The government’s argument in Sakal Papers reflects the social-democratic understanding of free speech. Free speech – on this view – is an integral part of democracy, and its value – to quote the American Supreme Court judge Hugo Black – “rests on the assumption that the widest possible dissemination of information from diverse and antagonistic sources is essential to the welfare of the public.” The roots of the argument go back to the great free speech scholar Alexander Meikljohn, who argued that if citizens are to effectively participate in the democratic project, then they must have access to information and iHugoBlack_freepressdeas on the basis of which they can formulate sound opinions about the common good, and exercise refined political judgment. Unlike the libertarian understanding, which puts State and individual at odds, the social-democratic understanding views State and individuals as collaborators in an enterprise aimed at creating thriving and vibrant public sphere. On this understanding, the market – just as much as the State – can become an impediment to this project (as was the case in Sakal Papers).

The Supreme Court in Bennett Coleman affirmed the decision in Sakal Papers (over a strong dissent by Justice K.K. Mathew). In other cases, however, the Court has adopted the opposite viewpoint. In LIC v. Manubhai D. Shah, it imposed a compulsory right-of-reply upon the in-house journal of the Life Insurance Corporation, so that readers could have access to both sides of a debate. And in Cricket Association of West Bengal – which was a case about broadcasting regulations – it famously held that “it is justified by the Government to prevent the concentration of the frequencies in the hands of the rich few who can monopolise the dissemination of views and information to suit their interests and thus in fact to control and manipulate public opinion in effect smothering the right to freedom of speech and expression and freedom of information of others.”

The basic concern of the social-democratic approach – as vividly exemplified by the quoted excerpt – is that the freedom of speech, in today’s world, is mediated by a market-based infrastructure (televisions, newspapers), access to which is often in the hands of non-State parties. If the goal is to create a thriving public sphere, then regulating this market becomes not only desirable, but positively necessary.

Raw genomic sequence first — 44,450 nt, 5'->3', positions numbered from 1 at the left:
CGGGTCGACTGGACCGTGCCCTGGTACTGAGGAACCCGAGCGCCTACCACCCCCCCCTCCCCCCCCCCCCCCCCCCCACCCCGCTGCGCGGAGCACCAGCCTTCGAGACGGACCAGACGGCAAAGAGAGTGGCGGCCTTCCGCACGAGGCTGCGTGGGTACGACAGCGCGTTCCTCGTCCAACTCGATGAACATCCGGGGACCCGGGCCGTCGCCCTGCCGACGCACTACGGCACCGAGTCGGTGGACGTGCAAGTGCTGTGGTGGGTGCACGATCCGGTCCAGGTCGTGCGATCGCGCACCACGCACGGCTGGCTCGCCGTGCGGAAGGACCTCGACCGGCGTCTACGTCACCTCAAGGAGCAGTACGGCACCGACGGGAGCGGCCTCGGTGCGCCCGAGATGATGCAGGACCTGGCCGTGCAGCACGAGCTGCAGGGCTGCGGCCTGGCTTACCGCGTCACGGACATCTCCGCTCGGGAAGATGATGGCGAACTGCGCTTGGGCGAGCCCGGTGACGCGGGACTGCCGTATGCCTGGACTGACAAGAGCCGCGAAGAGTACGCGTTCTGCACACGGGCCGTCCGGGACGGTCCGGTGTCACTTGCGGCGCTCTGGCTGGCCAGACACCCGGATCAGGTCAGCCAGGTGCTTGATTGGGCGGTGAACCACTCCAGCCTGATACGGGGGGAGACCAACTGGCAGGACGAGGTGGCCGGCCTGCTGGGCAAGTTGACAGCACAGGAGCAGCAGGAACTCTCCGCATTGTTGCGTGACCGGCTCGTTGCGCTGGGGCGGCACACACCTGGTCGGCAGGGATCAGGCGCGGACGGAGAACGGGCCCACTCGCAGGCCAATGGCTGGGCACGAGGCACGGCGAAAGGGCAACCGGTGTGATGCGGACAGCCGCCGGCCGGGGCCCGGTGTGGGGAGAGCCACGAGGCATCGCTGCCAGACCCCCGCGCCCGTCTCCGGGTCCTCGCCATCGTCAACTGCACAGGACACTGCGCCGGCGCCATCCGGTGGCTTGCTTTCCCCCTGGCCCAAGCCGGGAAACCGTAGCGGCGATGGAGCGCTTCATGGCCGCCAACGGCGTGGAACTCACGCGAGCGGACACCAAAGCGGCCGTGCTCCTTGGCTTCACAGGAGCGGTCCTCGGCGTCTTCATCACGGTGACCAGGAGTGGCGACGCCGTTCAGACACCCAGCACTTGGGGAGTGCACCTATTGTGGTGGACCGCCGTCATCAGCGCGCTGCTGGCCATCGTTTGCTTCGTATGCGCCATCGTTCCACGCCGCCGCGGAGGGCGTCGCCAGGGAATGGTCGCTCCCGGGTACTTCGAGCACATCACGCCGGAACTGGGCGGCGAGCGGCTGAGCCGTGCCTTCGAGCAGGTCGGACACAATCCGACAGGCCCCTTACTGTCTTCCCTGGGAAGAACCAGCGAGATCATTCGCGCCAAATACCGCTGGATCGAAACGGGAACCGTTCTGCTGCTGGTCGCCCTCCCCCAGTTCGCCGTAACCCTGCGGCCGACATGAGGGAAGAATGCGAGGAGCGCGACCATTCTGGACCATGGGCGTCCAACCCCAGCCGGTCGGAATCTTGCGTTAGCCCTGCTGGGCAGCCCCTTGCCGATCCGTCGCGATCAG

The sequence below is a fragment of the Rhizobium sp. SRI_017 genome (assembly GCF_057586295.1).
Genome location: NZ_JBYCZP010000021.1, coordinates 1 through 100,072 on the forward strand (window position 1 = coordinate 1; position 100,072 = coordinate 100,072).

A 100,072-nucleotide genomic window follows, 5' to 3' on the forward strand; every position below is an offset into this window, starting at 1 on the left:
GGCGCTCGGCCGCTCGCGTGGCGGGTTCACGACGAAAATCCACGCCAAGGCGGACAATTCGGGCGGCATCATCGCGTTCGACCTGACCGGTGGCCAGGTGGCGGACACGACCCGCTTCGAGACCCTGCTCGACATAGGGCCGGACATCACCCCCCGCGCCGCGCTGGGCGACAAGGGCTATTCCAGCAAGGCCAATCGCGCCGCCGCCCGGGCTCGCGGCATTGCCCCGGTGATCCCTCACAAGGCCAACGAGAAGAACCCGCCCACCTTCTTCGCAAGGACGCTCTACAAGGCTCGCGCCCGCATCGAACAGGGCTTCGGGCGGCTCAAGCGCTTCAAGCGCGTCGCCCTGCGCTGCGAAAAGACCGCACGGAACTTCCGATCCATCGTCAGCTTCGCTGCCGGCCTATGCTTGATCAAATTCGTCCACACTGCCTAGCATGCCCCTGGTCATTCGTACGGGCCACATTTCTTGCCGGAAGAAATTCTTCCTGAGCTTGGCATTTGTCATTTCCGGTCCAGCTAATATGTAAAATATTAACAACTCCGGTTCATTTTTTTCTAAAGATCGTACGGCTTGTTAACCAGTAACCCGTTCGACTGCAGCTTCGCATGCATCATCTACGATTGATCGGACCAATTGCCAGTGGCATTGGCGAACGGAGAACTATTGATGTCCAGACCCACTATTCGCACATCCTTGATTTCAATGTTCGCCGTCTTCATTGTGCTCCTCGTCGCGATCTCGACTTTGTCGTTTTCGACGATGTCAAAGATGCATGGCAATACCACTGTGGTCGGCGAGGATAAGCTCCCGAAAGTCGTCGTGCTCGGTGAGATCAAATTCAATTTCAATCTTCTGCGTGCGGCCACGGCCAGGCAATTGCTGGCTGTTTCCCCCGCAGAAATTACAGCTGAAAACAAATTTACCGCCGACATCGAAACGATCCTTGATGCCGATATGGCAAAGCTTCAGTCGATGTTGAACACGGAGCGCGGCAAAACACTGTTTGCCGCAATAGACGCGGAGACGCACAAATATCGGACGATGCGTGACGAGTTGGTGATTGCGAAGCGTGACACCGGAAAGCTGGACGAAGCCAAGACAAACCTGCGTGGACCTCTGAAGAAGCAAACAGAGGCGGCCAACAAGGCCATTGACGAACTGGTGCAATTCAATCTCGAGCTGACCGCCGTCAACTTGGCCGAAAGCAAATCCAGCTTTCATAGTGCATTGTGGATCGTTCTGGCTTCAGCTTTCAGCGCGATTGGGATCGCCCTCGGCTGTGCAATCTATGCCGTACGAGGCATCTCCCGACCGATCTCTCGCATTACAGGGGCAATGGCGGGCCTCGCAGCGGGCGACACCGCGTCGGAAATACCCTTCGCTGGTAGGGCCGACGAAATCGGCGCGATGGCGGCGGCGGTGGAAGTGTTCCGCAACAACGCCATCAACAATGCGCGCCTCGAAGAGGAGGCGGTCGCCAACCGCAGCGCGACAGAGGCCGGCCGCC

TRAI recommendations go beyond competitiveness in the media market

Mukesh Ambani’s Reliance Industries has made a large investment in Network 18, a holding company for several Indian media entities.

With the Supreme Court’s jurisprudence split down the middle, the TRAI Recommendations unambiguously take the side of the social-democratic approach. For instance, in the Introduction itself, TRAI rejects the argument that the existing regulatory regime of competition and anti-trust law, which is aimed at preventing market dominance in a way that stifles effective competition, is sufficient in the sphere of the media. It notes that the media cannot, and should not, be bracketed with general commodities and services… the principles adopted in the competition law may not serve the special purpose of addressing the need for plurality of news and views.” (1.12) This is a particularly interesting observation. On the libertarian model, government intervention should be restricted to cases of market failure, which are specified in an effective competition law regime. The TRAI Recommendations are based on the premise, however, that because of the importance of free speech to the democratic project, it is not sufficient merely to maintain a threshold level of competitiveness, but intervene further in order to ensure the goal of plurality.